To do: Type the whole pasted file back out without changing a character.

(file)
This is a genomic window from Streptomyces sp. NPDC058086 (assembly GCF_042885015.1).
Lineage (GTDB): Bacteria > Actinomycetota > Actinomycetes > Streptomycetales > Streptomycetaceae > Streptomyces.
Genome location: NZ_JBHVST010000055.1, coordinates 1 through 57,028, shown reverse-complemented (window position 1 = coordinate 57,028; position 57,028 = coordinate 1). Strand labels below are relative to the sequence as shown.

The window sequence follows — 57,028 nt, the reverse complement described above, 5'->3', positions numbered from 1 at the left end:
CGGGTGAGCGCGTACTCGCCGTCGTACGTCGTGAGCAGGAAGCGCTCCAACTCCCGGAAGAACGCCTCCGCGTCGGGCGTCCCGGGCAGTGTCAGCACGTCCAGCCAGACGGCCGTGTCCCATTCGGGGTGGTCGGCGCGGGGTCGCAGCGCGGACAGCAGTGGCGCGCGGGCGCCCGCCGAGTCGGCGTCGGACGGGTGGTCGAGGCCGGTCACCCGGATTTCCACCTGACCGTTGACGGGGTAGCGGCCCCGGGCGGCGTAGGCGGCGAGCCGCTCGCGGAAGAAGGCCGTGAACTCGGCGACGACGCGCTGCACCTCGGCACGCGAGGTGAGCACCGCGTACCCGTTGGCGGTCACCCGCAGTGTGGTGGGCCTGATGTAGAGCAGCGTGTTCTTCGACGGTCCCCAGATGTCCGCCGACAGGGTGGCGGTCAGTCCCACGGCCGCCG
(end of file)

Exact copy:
This is a genomic window from Streptomyces sp. NPDC058086 (assembly GCF_042885015.1).
Lineage (GTDB): Bacteria > Actinomycetota > Actinomycetes > Streptomycetales > Streptomycetaceae > Streptomyces.
Genome location: NZ_JBHVST010000055.1, coordinates 1 through 57,028, shown reverse-complemented (window position 1 = coordinate 57,028; position 57,028 = coordinate 1). Strand labels below are relative to the sequence as shown.

The window sequence follows — 57,028 nt, the reverse complement described above, 5'->3', positions numbered from 1 at the left end:
CGGGTGAGCGCGTACTCGCCGTCGTACGTCGTGAGCAGGAAGCGCTCCAACTCCCGGAAGAACGCCTCCGCGTCGGGCGTCCCGGGCAGTGTCAGCACGTCCAGCCAGACGGCCGTGTCCCATTCGGGGTGGTCGGCGCGGGGTCGCAGCGCGGACAGCAGTGGCGCGCGGGCGCCCGCCGAGTCGGCGTCGGACGGGTGGTCGAGGCCGGTCACCCGGATTTCCACCTGACCGTTGACGGGGTAGCGGCCCCGGGCGGCGTAGGCGGCGAGCCGCTCGCGGAAGAAGGCCGTGAACTCGGCGACGACGCGCTGCACCTCGGCACGCGAGGTGAGCACCGCGTACCCGTTGGCGGTCACCCGCAGTGTGGTGGGCCTGATGTAGAGCAGCGTGTTCTTCGACGGTCCCCAGATGTCCGCCGACAGGGTGGCGGTCAGTCCCACGGCCGCCG